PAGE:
AGRONOMIST: a scientist who studies soil management and crop production, and develops methods to increase crop yields and promote the efficient use of crop lands


BOTANIST: a person who studies plant life (botany)


PROFESSOR EMERITUS: an honorary position given to a distinguished retired professor who continues to teach



Professor Francis Cope explored the Amazon Rainforest for two years, collecting wild cocoa pods for his research.

Francis Cope (15th Aug 1913 - 23rd Feb 2004)

Caribbean Icons in STI Vol 2

Professor Emeritus Francis Cope is noted for his groundbreaking work in the 1950s on the breeding of cocoa plants and for his training of cocoa planters throughout the Caribbean. His discoveries led to improved breeding techniques, which increased crop yields and helped to advance the cocoa industry worldwide.

Francis William Cope was born on 15th August, 1913 in Portsmouth, England. He attended Drayton Road Primary School and later the Boys’ Northern Secondary School where he developed his love for science. He obtained a Bachelor of Science (BSc) (General) at the Municipal College in Portsmouth in 1934 and, after being granted a Royal Scholarship, he completed a second Bachelor of Science (BSc) (Special) in geology and botany at the Royal College of Science and Technology, University of London in 1936. He was awarded his Master of Science (MSc) in Botany from the University of London in 1945 and represented the Caribbean at the world’s first Cocoa Conference in London that same year.

Cope started his career in 1936 as a junior botanist for cocoa research at the Imperial College of Tropical Agriculture (ICTA) in Trinidad, a centre of excellence at that time for agricultural training and research. There, he developed an interest in understanding the reproduction of cocoa plants, the topic of his master’s thesis. These plants reproduce by both self-pollination and cross-pollination. From many years of research on specimens collected from cocoa-producing countries, Cope discovered that self-compatible trees are able to self-pollinate successfully, whereas self-incompatible ones do not; he discovered that they produce fewer cocoa pods. This discovery eventually led to the interbreeding of different cocoa plants to produce higher yields and superior tasting cocoa.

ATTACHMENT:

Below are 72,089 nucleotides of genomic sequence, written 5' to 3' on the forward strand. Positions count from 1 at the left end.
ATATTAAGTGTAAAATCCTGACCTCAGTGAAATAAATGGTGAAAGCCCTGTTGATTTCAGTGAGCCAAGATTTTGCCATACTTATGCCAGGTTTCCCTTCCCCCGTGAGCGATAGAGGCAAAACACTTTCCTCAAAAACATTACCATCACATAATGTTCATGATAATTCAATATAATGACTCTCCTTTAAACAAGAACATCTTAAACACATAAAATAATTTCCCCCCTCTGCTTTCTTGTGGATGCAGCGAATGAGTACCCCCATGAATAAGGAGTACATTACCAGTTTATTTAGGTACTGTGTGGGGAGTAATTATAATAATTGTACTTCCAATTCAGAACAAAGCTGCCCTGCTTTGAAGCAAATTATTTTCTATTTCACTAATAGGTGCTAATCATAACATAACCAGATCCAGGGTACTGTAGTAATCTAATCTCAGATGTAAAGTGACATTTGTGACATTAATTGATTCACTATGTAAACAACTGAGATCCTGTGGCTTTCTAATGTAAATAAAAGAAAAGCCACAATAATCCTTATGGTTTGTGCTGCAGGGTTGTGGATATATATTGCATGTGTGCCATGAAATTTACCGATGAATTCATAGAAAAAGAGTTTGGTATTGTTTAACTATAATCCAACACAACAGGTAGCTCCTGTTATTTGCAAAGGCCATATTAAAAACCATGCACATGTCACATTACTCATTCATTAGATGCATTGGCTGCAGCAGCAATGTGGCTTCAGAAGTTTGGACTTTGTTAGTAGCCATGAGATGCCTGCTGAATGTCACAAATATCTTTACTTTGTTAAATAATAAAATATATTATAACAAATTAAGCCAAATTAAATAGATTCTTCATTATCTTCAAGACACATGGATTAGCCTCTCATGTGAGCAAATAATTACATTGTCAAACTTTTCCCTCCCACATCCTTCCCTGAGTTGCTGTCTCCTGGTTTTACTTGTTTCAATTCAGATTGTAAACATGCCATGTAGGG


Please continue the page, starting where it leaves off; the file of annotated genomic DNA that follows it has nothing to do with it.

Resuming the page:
In the 1940’s, Cope helped to develop Grenada’s cocoa industry and, in the position of Caribbean Agronomist to the Windward Islands, he was responsible for research on cocoa breeding and the training of cocoa plant breeders in the region.

For his decisive work on cocoa from the 1930s to the 1950s and his research on other tropical crops, Cope was awarded a doctorate in 1959 by the University of London. He then taught at The University of the West Indies (UWI) at St. Augustine, Trinidad where he edited the Tropical Agriculture journal for many years. He was appointed Professor of Botany by UWI and was the first Head of the Department of Biological Sciences. When he retired in 1973, he was given the title of Professor Emeritus.

Professor Emeritus Francis Cope eventually returned to England in 1984 where he lived until his death on 23rd February, 2004. He lived by the motto, “Diligence and honesty bring their rewards.”